The idea of these area groupings to decide “place-based” systems may appear new but some of the line-ups and forced alliances are grimly familiar, with some recreating old “area health authorities” from the 1970s.
London is once again carved into five, along lines decided by NHS London back in 2009. But there are some changes. Essex has been dismembered and shared between three different footprints, while Yorkshire has been carved up between four. Bedfordshire and Luton are broken away from their traditional links with the east of England and tied instead to Milton Keynes.
All of this is being done with little if any information or debate in the news media. But nevertheless questions are understandably being asked about where it’s all supposed to end up.
This new reorganisation of the NHS to face up to the financial crisis appears in some areas to cut across the various moves to devolve budgets to local authorities and CCGs. While Greater Manchester remains as a single “footprint,” the plans of Oxfordshire’s Tory-led county council (slavishly backed by Labour members) to bid for “devolution” along with the CCG have apparently been trumped by the announcement of a footprint which lumps Oxfordshire in with Buckinghamshire and Berkshire.
Exactly how the NHS process squares with the various devo plans led by Osborne is not at all clear — it feels as if much of this is being made up as people blunder along. The new footprints in most areas do coincide with the devo carve-up: the devo experiment is far from finished, although the crisis in the NHS has a fresh urgency.
Sadly but predictably, as with the devo plans, Labour council leaders have shown no willingness at all to challenge or even question the Tory proposals for the latest wholesale reorganisation of the NHS, all gladly signing up to whatever undemocratic scheme is proposed. This is in stark contrast to the way shadow health secretary Heidi Alexander (who has enthusiastically embraced the reorganisation involved in Stevens’s plan) and the old guard Labour MPs complain that challenging Lansley’s reforms is too great a “reorganisation” for them to support.
The STPs are supposed to lead to closer collaboration between NHS bodies and local government, but in Birmingham and Solihull and in Greater Manchester the footprints are led by a council chief executives, who have made little secret of their ambition to get their hands on some of the NHS budget. Of course the STPs are a formula for cuts and enforced “transformation” of services, despite the lack of evidence for new models, just as devo is a system for dumping blame and imposing changes — with Labour complicity — under the guise of “accountable” local government.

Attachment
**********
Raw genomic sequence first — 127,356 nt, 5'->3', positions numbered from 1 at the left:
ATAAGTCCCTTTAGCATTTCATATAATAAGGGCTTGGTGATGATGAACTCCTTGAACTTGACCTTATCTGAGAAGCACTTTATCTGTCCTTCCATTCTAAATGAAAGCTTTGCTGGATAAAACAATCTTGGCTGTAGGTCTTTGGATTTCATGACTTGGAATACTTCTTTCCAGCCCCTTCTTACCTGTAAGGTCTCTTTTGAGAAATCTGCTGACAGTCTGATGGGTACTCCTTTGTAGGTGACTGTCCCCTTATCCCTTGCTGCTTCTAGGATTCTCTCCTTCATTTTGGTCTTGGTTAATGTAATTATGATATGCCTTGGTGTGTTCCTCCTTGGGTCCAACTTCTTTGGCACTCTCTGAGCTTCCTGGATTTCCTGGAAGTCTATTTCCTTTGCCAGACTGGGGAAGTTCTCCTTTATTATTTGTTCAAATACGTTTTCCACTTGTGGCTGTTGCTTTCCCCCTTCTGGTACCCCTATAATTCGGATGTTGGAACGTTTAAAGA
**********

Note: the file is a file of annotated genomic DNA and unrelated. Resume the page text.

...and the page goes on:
Before the STPs areas were announced, trusts had already been told to consider all measures including staffing cuts to tackle their deficits, which are at all-time record levels, averaging £15 million per acute trust by the end of December. 20 financially challenged trusts have already been forced into a “turnaround” process, costing an average £500,000 per trust in management consultants.
But the deficits come from the failure to hit near-impossible targets imposed by NHS England of 4 per cent annual “efficiency” savings, reflected in reductions in the tariff setting how much hospitals are paid per patient.
NHS funding has been virtually frozen in real terms since 2010, with five more frozen years to come, while emergency admissions keep relentlessly rising and more frail older people wind up in NHS beds for lack of proper alternatives. In other words, the NHS is underfunded.
This is deliberate, especially given the costs imposed by Lansley’s competitive market system on the foundations of Labour’s expensive experiments creating profitable contracts for private providers.
The Labour policies had been implemented alongside historically large increases in spending that made it possible to improve waiting times and performance despite the waste of billions through inflated contracts for elective care and overpriced PFI contracts for new hospitals.
Now the market exists as a costly bureaucratic overhead for an increasingly underfunded and fragmented NHS.